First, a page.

Watching the live stream of the first test flight of the Boeing “777x” because I’m an aviation geek. The 777x is amazing for plenty of reasons, mainly its new engines, General Electric GE9X engines, which are so big you could slide a 737 inside one of them. They are more powerful than other engines, Yet they are more efficient. That is truly awesome.

But the live-streaming event, put on by Boeing itself, is so bad — so technically bad and bad in almost every other way — that I can’t help think if I were the Boeing boss, I’d fire all of the people involved in slapping this thing together. The sound cuts out constantly, the video stops all the time, the commentary is painfully stupid, and really, it’s a massive fail for a company that needs to convey an image of technical competence if not perfection, now more than ever in light of the 737 Max fiasco. It has accomplished the opposite here.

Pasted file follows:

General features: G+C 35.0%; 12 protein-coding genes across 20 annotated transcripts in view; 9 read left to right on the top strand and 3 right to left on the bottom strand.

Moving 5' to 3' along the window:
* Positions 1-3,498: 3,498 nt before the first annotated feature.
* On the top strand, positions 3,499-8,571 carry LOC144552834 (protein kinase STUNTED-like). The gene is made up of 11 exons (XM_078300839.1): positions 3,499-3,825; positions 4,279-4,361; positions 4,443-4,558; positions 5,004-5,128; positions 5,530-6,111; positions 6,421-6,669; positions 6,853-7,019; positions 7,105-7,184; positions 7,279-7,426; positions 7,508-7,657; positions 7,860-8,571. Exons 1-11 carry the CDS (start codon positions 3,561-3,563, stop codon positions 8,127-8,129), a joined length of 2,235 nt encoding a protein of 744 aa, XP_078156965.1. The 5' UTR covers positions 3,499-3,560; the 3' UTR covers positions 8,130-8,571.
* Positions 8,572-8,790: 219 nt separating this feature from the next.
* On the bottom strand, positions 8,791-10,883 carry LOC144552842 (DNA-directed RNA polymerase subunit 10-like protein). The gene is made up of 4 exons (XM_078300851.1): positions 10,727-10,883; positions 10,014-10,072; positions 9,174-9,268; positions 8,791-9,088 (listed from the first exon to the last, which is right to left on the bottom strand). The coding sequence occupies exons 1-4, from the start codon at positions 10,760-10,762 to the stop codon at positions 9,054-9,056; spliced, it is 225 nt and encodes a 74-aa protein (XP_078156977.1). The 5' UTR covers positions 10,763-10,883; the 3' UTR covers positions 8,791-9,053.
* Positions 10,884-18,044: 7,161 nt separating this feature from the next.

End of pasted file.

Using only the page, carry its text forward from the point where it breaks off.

Two other annoyances: After asking the dumbest questions of those in the crowd (Boeing employees mostly, naturally), the young woman (too young?) they hired to ask these questions replies to every answer with “awesome.” A guy could say “I work in the paint department,” and she will say “awesome.” A woman could say “I like ham sandwiches,” and the interviewer would say “awesome.” No matter what, every single comment is “awesome.” If ham sandwiches are awesome, that leaves little room to describe a SpaceX rocket launch, or indeed this 777x test flight.

Then it’s over to the booth, where another gal — a Boeing spokeswoman — is being asked light technical (really just PR) questions, for interest and color. Every start to every question asked of her is, “absolutely…”  Every time. Ask ten questions, you’ll get ten “absolutelies.” “Could you say a few things about the engines on this plane?” “Absolutely…”  Every. Single. Time. Well not quite. Once or twice, she started sentences with the word “so” —as nearly every single millennial does these days (with sentences being peppered with the word “right?” inserted all over the place, as if in a constant quest for their words to be validated).

If this is representative of Boeing’s human resources at work, I’m afraid to travel.

Joel Johannesen
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